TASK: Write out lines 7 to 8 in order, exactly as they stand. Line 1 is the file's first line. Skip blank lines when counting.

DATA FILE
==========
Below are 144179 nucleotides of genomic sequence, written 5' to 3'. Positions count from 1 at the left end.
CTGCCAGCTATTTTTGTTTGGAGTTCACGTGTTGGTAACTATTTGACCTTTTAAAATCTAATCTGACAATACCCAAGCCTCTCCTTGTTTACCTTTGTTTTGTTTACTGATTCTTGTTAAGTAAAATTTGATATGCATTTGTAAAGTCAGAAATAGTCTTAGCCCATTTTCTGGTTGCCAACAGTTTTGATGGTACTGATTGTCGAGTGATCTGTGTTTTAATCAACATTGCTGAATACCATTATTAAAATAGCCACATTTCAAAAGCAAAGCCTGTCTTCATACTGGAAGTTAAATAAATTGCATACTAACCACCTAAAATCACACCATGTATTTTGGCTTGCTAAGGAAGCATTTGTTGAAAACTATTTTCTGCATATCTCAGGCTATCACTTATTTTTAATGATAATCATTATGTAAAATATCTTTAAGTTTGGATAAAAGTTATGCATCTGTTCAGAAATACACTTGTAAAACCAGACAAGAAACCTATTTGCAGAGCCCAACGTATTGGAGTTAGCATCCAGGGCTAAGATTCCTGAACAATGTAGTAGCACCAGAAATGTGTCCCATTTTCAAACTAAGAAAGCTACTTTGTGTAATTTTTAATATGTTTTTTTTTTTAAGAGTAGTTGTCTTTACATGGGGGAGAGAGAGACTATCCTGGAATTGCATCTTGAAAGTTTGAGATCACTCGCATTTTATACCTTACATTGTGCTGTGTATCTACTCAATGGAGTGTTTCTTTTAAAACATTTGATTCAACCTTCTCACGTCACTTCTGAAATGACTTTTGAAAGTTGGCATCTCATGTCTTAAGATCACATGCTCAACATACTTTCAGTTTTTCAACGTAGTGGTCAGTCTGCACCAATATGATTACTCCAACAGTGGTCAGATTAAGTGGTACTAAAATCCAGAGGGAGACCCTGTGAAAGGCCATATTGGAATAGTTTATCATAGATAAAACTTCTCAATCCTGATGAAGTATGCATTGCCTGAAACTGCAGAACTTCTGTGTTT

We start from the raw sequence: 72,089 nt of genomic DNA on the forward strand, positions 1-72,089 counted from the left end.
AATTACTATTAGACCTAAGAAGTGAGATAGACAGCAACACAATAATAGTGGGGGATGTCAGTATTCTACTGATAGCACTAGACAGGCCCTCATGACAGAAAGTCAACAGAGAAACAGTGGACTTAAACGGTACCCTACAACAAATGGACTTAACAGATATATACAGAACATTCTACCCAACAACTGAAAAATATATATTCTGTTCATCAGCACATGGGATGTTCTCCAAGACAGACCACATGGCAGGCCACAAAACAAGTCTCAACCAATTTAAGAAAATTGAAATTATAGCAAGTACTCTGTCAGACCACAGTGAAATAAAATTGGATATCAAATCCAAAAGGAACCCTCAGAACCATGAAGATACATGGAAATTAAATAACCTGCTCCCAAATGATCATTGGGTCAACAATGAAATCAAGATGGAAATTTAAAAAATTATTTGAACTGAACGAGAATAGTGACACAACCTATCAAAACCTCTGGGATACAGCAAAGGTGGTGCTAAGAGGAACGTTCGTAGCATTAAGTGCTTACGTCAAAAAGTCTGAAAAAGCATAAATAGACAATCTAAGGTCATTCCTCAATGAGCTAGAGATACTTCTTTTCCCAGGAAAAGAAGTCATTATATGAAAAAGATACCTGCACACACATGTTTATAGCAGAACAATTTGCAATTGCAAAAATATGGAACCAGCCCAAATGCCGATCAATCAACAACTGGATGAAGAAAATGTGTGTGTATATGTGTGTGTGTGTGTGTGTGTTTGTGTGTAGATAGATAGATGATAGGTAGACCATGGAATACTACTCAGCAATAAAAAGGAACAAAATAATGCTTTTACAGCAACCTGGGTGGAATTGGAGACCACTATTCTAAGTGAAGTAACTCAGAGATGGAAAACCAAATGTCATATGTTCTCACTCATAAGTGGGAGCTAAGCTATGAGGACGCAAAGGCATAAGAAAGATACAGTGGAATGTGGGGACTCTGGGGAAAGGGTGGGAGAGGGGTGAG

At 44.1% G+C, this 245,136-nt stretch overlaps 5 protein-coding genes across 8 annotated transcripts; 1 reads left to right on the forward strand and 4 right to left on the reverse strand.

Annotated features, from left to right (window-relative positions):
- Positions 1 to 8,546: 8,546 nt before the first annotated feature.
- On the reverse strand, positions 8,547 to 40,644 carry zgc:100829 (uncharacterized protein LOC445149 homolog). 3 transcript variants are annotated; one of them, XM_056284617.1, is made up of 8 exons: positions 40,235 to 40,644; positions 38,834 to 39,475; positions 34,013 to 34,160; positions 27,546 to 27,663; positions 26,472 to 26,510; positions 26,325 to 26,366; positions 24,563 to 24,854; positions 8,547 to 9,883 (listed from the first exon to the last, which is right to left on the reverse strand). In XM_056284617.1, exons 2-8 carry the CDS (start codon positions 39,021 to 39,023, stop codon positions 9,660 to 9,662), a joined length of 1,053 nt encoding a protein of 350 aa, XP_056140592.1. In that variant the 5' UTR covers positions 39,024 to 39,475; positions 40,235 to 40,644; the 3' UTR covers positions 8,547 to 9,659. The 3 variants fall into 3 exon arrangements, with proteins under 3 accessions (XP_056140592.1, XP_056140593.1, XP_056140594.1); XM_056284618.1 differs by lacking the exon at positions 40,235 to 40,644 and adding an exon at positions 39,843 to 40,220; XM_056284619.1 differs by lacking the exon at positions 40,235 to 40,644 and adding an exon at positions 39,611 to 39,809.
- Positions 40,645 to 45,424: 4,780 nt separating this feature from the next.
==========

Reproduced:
- Positions 1 to 8,546: 8,546 nt before the first annotated feature.
- On the reverse strand, positions 8,547 to 40,644 carry zgc:100829 (uncharacterized protein LOC445149 homolog). 3 transcript variants are annotated; one of them, XM_056284617.1, is made up of 8 exons: positions 40,235 to 40,644; positions 38,834 to 39,475; positions 34,013 to 34,160; positions 27,546 to 27,663; positions 26,472 to 26,510; positions 26,325 to 26,366; positions 24,563 to 24,854; positions 8,547 to 9,883 (listed from the first exon to the last, which is right to left on the reverse strand). In XM_056284617.1, exons 2-8 carry the CDS (start codon positions 39,021 to 39,023, stop codon positions 9,660 to 9,662), a joined length of 1,053 nt encoding a protein of 350 aa, XP_056140592.1. In that variant the 5' UTR covers positions 39,024 to 39,475; positions 40,235 to 40,644; the 3' UTR covers positions 8,547 to 9,659. The 3 variants fall into 3 exon arrangements, with proteins under 3 accessions (XP_056140592.1, XP_056140593.1, XP_056140594.1); XM_056284618.1 differs by lacking the exon at positions 40,235 to 40,644 and adding an exon at positions 39,843 to 40,220; XM_056284619.1 differs by lacking the exon at positions 40,235 to 40,644 and adding an exon at positions 39,611 to 39,809.